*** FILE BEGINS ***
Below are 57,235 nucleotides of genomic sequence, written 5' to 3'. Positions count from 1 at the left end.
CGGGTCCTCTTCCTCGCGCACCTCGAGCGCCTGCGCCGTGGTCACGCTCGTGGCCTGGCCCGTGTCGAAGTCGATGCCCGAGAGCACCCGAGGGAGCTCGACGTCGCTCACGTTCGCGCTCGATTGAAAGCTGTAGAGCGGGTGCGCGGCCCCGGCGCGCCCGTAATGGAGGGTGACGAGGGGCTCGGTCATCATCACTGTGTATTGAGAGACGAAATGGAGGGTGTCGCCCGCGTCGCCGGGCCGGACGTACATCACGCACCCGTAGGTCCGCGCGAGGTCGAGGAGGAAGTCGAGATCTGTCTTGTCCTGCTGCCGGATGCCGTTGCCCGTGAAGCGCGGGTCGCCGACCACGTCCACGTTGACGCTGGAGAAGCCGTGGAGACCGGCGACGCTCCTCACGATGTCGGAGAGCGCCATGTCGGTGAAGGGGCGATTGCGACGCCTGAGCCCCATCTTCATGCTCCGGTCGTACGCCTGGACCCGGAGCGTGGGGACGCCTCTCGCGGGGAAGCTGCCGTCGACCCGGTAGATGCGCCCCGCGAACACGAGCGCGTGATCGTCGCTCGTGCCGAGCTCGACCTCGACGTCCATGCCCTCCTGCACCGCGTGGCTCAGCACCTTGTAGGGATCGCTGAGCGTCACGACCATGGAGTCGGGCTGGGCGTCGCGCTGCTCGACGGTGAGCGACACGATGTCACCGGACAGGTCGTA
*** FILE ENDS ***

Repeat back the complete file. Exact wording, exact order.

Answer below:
Below are 57,235 nucleotides of genomic sequence, written 5' to 3'. Positions count from 1 at the left end.
CGGGTCCTCTTCCTCGCGCACCTCGAGCGCCTGCGCCGTGGTCACGCTCGTGGCCTGGCCCGTGTCGAAGTCGATGCCCGAGAGCACCCGAGGGAGCTCGACGTCGCTCACGTTCGCGCTCGATTGAAAGCTGTAGAGCGGGTGCGCGGCCCCGGCGCGCCCGTAATGGAGGGTGACGAGGGGCTCGGTCATCATCACTGTGTATTGAGAGACGAAATGGAGGGTGTCGCCCGCGTCGCCGGGCCGGACGTACATCACGCACCCGTAGGTCCGCGCGAGGTCGAGGAGGAAGTCGAGATCTGTCTTGTCCTGCTGCCGGATGCCGTTGCCCGTGAAGCGCGGGTCGCCGACCACGTCCACGTTGACGCTGGAGAAGCCGTGGAGACCGGCGACGCTCCTCACGATGTCGGAGAGCGCCATGTCGGTGAAGGGGCGATTGCGACGCCTGAGCCCCATCTTCATGCTCCGGTCGTACGCCTGGACCCGGAGCGTGGGGACGCCTCTCGCGGGGAAGCTGCCGTCGACCCGGTAGATGCGCCCCGCGAACACGAGCGCGTGATCGTCGCTCGTGCCGAGCTCGACCTCGACGTCCATGCCCTCCTGCACCGCGTGGCTCAGCACCTTGTAGGGATCGCTGAGCGTCACGACCATGGAGTCGGGCTGGGCGTCGCGCTGCTCGACGGTGAGCGACACGATGTCACCGGACAGGTCGTA